Northeast Graduate from Brazil Calls Nebraska His Second Home

Published on: July 26, 2018

About four years ago, Allan Brenner said he had heard of Nebraska but wouldn’t have been able to pinpoint it on a map. His English was quite limited.

Today Brenner speaks English rather fluently and calls the Cornhusker State his second home.

He recently graduated with an associate of science degree in agribusiness from Northeast Community College in Norfolk, located 4,777 miles from his hometown in Brazil, South America.

Brenner grew up in Cuiaba, the capital of the state of Mato-Grosso, in west-central Brazil.

“Like Nebraska, Mato-Grosso is one of the top agricultural states in Brazil,” he said. “Cattle and soybeans are the two main commodities.”

While family members have long been immersed in agriculture, they live in Cuiaba, a city of 800,000. His father sells livestock breeding products, while his grandfather operates a farm and runs cattle on pasture and in a feedlot.

Brenner spent his first two high school years in Cuiaba but came to Nebraska in a roundabout way.

Brenner said the coach of a friend, who played American football in a club in Cuiaba, knew a sports agent in Nebraska. Brenner learned of an exchange program with Nebraska Evangelical Lutheran High School in Waco in the southeastern part of the state.

“I didn’t realize it was such a small town (about 250 people),” he said. “It was a cultural shock for me.”

His arrival in Waco in 2014 coincided with the harvest season.

“My first impression was to look to the left and look to the right,” he said. “All I saw was corn.”

“I was very welcomed,” Brenner said of his junior year experience. “I had really good friends.”

That’s why he said he returned to Waco to finish his senior year, even though “it was supposed to be a one-year exchange program.” His parents attended his 2016 graduation.

While at Nebraska Lutheran, Brenner met two sisters from Norfolk and learned of Northeast Community College. Their mother, Tere Karella, is an instructor in the physical therapy assistant program at Northeast.

“I never thought of going to college here (in Nebraska),” he said

The Karellas served as his host family during his freshman year at Northeast that began in August 2016. He enrolled as a finance management major but, by the end of the first semester, he changed his focus to agribusiness.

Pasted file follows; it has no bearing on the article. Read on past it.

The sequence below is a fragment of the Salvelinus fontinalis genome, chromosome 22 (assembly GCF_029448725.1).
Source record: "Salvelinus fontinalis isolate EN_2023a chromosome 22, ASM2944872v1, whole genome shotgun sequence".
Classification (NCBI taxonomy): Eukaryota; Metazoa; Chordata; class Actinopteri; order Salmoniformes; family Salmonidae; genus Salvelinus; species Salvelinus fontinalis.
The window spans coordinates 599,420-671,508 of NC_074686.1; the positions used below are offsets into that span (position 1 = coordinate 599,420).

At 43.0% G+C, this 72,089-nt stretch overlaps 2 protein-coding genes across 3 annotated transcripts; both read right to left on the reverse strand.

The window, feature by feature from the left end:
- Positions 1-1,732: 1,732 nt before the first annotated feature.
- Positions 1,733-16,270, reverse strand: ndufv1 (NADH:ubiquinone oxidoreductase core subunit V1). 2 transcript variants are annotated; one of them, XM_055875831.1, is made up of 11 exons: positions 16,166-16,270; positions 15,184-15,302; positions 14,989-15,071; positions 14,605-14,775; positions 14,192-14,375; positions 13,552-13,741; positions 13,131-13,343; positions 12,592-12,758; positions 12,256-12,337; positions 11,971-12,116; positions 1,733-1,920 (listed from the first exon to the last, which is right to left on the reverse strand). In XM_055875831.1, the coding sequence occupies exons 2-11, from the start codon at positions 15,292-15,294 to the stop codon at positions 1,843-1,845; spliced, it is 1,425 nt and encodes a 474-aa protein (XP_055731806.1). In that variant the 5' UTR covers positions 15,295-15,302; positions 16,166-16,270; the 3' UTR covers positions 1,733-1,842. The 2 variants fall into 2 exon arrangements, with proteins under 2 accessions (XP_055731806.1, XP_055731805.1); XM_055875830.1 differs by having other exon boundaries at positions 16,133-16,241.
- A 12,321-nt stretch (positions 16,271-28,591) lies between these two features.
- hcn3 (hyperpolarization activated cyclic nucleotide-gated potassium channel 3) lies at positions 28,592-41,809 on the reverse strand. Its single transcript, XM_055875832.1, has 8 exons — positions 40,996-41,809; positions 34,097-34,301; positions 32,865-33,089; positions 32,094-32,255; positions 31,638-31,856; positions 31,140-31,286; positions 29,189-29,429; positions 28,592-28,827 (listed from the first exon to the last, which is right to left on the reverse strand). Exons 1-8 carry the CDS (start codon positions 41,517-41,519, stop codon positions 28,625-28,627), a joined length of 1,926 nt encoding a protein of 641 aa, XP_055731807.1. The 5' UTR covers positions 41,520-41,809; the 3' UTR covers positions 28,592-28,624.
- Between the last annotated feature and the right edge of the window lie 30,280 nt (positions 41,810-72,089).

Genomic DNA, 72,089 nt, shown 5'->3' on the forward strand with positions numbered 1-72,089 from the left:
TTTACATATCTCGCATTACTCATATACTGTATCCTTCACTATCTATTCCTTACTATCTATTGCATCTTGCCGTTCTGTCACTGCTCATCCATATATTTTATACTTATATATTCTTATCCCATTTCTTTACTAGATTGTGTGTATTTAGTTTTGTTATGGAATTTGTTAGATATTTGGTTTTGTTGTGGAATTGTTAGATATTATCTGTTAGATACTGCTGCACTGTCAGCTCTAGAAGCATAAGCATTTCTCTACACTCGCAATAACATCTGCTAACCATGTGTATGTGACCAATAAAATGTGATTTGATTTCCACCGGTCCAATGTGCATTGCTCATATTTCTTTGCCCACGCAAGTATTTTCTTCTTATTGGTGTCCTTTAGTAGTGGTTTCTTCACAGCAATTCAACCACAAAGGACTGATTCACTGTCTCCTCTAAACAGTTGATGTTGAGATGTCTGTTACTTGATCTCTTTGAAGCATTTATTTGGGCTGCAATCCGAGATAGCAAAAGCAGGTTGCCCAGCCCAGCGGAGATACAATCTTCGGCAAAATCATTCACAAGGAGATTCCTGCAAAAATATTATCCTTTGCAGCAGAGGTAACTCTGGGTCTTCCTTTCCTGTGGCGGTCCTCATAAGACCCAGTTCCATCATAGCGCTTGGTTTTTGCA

“I saw similarities and opportunities to my state and Nebraska,” Brenner said. “I looked back at my state and where my family was and decided to switch to agribusiness in my freshman year.”

“I look forward to the future because my goal is to work for an agricultural multi-national company based in Brazil,” he said. “Working on relations between the two countries (U.S. and Brazil) is important because in the end we’re not only competitors, but we should support each other.”

In his sophomore year, Brenner was elected president of the Student Leadership Association, representing the student body on campus. He also was a Phi Theta Kappa honor society member.

Brenner said he “likes the infrastructure of Northeast and the small-sized classes,” which means more personal attention from the instructors.

He said he sees his schooling in Nebraska as “a lifetime opportunity. I’ve gained an education, and I’m learning a second language. When I first came to Nebraska, I knew only very basic English.”

Brenner is spending the winter (our summer) back home. In August, he’ll return to Northeast Nebraska. His plan is to finish his upper-level agribusiness classes for his bachelor of science degree from Wayne State College.

Allan Brenner (left) goes over financial information with Tori Pospisil, a customer service representative at a Midwest Bank branch in Norfolk. Brenner, of Cuiaba Brazil, worked part time at the bank in the same role as Pospisil while majoring in agribusiness at Northeast Community College in Norfolk. (Courtesy Northeast Community College)

He’ll return to his part-time job as a customer service representative at a Midwest Bank branch in Norfolk, a position he’s held since December 2006. The work ties into his agribusiness and financial studies at Northeast, he said.

“I love my decision (to be in Nebraska),” Brenner said.” It’s hard to stay away from family, but in the end I think it’s going to pay.”